This isn't about Democrats or Republicans, race or religion. This is about something Donald Trump apparently grasped all along: the frustration of a wide swath of Americans with what they see as wealthy, powerful elitists manipulating the U.S. economy for their own ends.
How the president-elect convinced those voters that he's an "anti-establishment" outsider who would be their advocate, though, is considerably less clear.
By his own admission, he's an establishment insider who uses his money and connections to build greater wealth and power. When people like Trump give donations, the self-described billionaire bragged during the campaign, politicians are willing to "do whatever the hell you want them to do." In other words, Trump can pay for the political outcome he wants.
And that, far from making his campaign or his election a populist departure from the norm, marks it as a continuation of a centuries-long status quo. The U.S. has, since its birth, danced between democracy and oligarchy, defined by Merriam-Webster as a government in which "a small group exercises control," especially for selfish purposes. Oligarchs often achieve their power through inherited titles, as in 19th-century Great Britain; wealth, military control or education.
"Donald Trump is and always has been an oligarch," Jeffrey Winters, a Northwestern University political scientist who specializes in the study of such systems, said in a phone interview. "His primary base of power until this point has been his wealth."
Indeed, Trump's entire public image is built around displays of pomp and riches, from his private helicopter, jet, and yacht to his Rolls Royce, mansions, penthouses and high-powered friends.
Although he championed populist causes such as halting free trade, slowing globalization and deporting immigrants, "it's almost unbelievable that anybody in society would actually think that this oligarch is going to deliver policies that threaten American oligarchs," Winters said. "There's no reason to think it."
Oligarchical policies in the U.S. have, to date, been blamed for slower growth and a widening chasm between the ultra-wealthy and average or lower-income voters. One often-cited gripe is "trickle-down" economic policy, under which benefits are funneled to the rich in the expectation that they will spend it in ways that create jobs and buoy the economy.
But let's get something straight: If the U.S. system is "rigged," as Trump put it, in favor of the powerful, it's at least in part because voters allow that. The country isn't a total oligarchy like Russia or Saudi Arabia.
"There's no doubt that we have free and fair elections," said Winters, the author of Oligarchy, published in 2011.
"In the sense that we have competitive elections, we have competitive candidates, we have more than one party, we have a free press, people are allowed to assemble, all of those things definitely make us a democratic country," he said. "And yet, oligarchs in the United States have a tremendous amount of power within the system."
And they always have. When the country was formed, the only people who could vote were property owners who paid taxes -- typically, white men.
"Economic elites and organized groups representing business interests have substantial independent impacts on U.S. government policy," a Princeton University study found in 2014. "Mass-based interest groups and average citizens have little or no independent influence."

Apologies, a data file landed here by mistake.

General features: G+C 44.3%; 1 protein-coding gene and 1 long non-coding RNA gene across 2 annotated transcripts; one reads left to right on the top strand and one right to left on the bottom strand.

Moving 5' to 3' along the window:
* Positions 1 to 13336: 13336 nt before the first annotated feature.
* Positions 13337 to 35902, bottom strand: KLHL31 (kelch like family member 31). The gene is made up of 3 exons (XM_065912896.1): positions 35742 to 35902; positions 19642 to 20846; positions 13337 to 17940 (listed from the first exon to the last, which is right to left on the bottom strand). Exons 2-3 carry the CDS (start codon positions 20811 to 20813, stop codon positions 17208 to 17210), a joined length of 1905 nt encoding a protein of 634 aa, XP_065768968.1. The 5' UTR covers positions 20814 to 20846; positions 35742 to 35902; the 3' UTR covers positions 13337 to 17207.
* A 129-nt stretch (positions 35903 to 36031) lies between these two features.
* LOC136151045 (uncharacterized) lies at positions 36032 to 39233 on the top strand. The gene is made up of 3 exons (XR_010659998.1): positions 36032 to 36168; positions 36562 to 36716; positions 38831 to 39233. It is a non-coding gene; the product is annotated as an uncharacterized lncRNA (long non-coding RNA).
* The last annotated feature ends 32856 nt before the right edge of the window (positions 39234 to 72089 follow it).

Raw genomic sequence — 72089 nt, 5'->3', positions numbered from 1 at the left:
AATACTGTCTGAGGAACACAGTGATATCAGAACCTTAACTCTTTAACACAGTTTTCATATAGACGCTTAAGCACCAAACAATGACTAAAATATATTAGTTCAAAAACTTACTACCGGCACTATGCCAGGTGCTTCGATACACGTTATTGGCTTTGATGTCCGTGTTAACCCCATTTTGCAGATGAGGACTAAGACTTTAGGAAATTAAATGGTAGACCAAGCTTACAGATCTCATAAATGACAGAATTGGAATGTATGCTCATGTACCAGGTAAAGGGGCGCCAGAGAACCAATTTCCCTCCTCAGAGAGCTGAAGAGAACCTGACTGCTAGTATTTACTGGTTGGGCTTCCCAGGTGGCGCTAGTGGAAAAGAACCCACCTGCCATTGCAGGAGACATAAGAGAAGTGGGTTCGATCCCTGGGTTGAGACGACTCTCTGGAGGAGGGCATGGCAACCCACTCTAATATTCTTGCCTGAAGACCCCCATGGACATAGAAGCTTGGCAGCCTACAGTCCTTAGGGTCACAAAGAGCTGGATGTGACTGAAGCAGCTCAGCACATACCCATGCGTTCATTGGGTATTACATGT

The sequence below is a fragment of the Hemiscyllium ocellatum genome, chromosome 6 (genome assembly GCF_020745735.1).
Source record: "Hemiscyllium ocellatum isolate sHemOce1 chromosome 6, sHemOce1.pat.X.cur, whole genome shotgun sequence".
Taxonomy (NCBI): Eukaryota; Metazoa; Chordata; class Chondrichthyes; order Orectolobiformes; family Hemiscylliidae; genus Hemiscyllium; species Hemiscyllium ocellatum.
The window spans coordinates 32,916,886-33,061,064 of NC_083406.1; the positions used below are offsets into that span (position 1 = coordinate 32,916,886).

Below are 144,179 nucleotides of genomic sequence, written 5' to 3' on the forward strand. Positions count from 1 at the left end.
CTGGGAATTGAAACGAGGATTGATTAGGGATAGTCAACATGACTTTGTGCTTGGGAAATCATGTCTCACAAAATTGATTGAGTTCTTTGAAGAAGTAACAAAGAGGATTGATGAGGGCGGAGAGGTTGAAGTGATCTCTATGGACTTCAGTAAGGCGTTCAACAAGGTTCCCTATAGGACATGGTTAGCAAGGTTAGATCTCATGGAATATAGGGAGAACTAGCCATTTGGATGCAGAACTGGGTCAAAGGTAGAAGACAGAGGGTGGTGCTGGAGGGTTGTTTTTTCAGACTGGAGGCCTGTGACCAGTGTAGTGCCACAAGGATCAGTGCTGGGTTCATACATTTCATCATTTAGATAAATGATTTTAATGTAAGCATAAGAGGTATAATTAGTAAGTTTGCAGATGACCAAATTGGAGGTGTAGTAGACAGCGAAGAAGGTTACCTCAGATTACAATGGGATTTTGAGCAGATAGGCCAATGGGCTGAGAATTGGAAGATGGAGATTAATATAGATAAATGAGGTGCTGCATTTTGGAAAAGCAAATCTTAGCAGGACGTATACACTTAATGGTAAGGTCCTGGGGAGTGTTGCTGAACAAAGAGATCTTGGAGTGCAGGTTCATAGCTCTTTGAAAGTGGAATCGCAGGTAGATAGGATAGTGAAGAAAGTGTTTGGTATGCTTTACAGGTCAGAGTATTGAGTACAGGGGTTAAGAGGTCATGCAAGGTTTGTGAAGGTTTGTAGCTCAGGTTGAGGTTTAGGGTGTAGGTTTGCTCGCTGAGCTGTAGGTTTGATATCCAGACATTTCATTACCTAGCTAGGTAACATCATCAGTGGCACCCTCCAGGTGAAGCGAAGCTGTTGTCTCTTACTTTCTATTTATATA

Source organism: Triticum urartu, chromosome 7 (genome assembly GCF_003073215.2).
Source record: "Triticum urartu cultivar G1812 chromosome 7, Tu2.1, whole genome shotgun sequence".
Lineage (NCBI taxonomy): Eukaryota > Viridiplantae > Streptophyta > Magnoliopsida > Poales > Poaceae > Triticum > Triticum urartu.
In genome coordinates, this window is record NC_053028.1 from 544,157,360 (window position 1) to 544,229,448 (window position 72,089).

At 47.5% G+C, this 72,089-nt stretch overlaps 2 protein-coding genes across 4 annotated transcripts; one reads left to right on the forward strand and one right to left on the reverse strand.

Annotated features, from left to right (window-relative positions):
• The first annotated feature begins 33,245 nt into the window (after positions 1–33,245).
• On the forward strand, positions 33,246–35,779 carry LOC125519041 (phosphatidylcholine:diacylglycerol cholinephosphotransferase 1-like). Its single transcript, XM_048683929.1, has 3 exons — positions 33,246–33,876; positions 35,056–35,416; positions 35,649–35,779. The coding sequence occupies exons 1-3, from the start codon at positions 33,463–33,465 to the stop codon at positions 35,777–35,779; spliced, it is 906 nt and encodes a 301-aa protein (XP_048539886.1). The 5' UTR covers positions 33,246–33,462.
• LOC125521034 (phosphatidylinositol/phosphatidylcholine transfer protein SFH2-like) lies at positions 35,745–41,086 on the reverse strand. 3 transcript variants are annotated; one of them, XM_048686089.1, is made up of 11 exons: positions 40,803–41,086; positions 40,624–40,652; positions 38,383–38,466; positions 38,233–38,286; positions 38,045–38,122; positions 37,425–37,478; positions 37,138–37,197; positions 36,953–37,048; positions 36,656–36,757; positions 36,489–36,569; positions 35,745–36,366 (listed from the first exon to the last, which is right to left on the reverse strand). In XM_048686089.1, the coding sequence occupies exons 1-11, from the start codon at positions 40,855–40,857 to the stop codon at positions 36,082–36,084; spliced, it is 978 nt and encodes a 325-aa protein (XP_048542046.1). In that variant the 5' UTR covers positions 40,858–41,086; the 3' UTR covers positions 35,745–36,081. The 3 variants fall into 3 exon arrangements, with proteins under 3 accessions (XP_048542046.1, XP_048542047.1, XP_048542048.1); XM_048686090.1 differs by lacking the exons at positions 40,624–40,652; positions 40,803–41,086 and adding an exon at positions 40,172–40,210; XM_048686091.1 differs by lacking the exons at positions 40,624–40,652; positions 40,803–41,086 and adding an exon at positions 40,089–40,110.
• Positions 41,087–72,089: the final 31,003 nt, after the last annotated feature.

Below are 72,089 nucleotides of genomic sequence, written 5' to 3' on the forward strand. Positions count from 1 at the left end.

Two U.S. Supreme Court rulings in the past decade only served to expand that imbalance. The Citizens United decision, in 2010, lifted restrictions on corporate and union spending in election campaigns, while the McCutcheon ruling removed a $123,000 cap on individual political contributions.
Together, said former President Jimmy Carter, the two rulings turned the U.S. into "an oligarchy with unlimited political bribery being the essence of getting the nominations for president or being elected president." It's a situation U.S. voters don't like.
A Reuters/Ipsos election day poll of 10,000 people showed that 75% believe that "America needs a strong leader to take the country back from the rich and powerful," 72% believe the country is rigged in favor of the elite, and 68% said that "traditional parties and politicians don't care about people like me."
Populist rhetoric aside, Trump hasn't made visible moves since winning the election to change those perceptions.
Members of the mogul's presidential transition team include billionaire PayPal (PYPL) co-founder Peter Thiel; Rebekah Mercer, the daughter of hedge-fund magnate Robert Mercer; and money manager and SkyBridge Capital founder Anthony Scaramucci. Former hedge-fund manager and Goldman Sachs (GS) partner Steven Mnuchin's name has been floated for Treasury secretary and billionaire investor Wilbur Ross is being reviewed for commerce secretary.
Congress, meanwhile, is already controlled by the wealthy: House and Senate members average a net worth of $1 million or more, according to a Center for Responsive Politics' analysis of members' 2013 financial disclosure forms.
That's nearly 20 times the the median household income in the U.S., which the U.S. Census Bureau pegged at $56,516 in 2015.
"The oligarchy has been conveniently divided into two very boring, but roughly consistent groups, the Republicans and the Democrats, funded by now, at least over the last 30 or 40 years, by literally the same banks, high-tech companies, and energy companies," Richard Wolff, economics professor emeritus at the University of Massachusetts, Amherst, said in a phone interview.